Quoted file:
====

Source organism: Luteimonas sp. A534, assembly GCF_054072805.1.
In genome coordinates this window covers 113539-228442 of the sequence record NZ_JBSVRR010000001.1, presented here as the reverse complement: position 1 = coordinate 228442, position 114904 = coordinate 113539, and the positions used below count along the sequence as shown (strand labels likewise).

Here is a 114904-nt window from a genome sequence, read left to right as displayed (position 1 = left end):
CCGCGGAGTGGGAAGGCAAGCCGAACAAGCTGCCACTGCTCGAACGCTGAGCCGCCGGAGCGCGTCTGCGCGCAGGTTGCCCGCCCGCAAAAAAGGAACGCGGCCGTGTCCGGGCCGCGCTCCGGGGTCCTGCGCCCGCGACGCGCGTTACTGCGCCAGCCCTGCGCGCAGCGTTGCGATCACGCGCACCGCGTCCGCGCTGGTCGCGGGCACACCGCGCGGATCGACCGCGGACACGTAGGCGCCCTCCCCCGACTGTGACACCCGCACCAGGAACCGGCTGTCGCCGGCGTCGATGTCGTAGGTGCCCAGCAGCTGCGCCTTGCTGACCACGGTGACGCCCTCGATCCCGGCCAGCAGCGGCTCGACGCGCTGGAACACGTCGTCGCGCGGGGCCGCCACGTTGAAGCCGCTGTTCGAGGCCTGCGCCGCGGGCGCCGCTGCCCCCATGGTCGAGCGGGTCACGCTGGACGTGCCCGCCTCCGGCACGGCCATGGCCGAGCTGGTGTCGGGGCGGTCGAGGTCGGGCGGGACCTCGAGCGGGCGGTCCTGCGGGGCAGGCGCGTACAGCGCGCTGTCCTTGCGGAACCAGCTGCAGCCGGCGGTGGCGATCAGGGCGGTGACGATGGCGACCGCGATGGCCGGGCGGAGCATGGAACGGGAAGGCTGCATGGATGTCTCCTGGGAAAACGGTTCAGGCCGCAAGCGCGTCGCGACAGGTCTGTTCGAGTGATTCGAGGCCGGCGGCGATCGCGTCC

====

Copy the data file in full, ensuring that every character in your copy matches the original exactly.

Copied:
Source organism: Luteimonas sp. A534, assembly GCF_054072805.1.
In genome coordinates this window covers 113539-228442 of the sequence record NZ_JBSVRR010000001.1, presented here as the reverse complement: position 1 = coordinate 228442, position 114904 = coordinate 113539, and the positions used below count along the sequence as shown (strand labels likewise).

Here is a 114904-nt window from a genome sequence, read left to right as displayed (position 1 = left end):
CCGCGGAGTGGGAAGGCAAGCCGAACAAGCTGCCACTGCTCGAACGCTGAGCCGCCGGAGCGCGTCTGCGCGCAGGTTGCCCGCCCGCAAAAAAGGAACGCGGCCGTGTCCGGGCCGCGCTCCGGGGTCCTGCGCCCGCGACGCGCGTTACTGCGCCAGCCCTGCGCGCAGCGTTGCGATCACGCGCACCGCGTCCGCGCTGGTCGCGGGCACACCGCGCGGATCGACCGCGGACACGTAGGCGCCCTCCCCCGACTGTGACACCCGCACCAGGAACCGGCTGTCGCCGGCGTCGATGTCGTAGGTGCCCAGCAGCTGCGCCTTGCTGACCACGGTGACGCCCTCGATCCCGGCCAGCAGCGGCTCGACGCGCTGGAACACGTCGTCGCGCGGGGCCGCCACGTTGAAGCCGCTGTTCGAGGCCTGCGCCGCGGGCGCCGCTGCCCCCATGGTCGAGCGGGTCACGCTGGACGTGCCCGCCTCCGGCACGGCCATGGCCGAGCTGGTGTCGGGGCGGTCGAGGTCGGGCGGGACCTCGAGCGGGCGGTCCTGCGGGGCAGGCGCGTACAGCGCGCTGTCCTTGCGGAACCAGCTGCAGCCGGCGGTGGCGATCAGGGCGGTGACGATGGCGACCGCGATGGCCGGGCGGAGCATGGAACGGGAAGGCTGCATGGATGTCTCCTGGGAAAACGGTTCAGGCCGCAAGCGCGTCGCGACAGGTCTGTTCGAGTGATTCGAGGCCGGCGGCGATCGCGTCC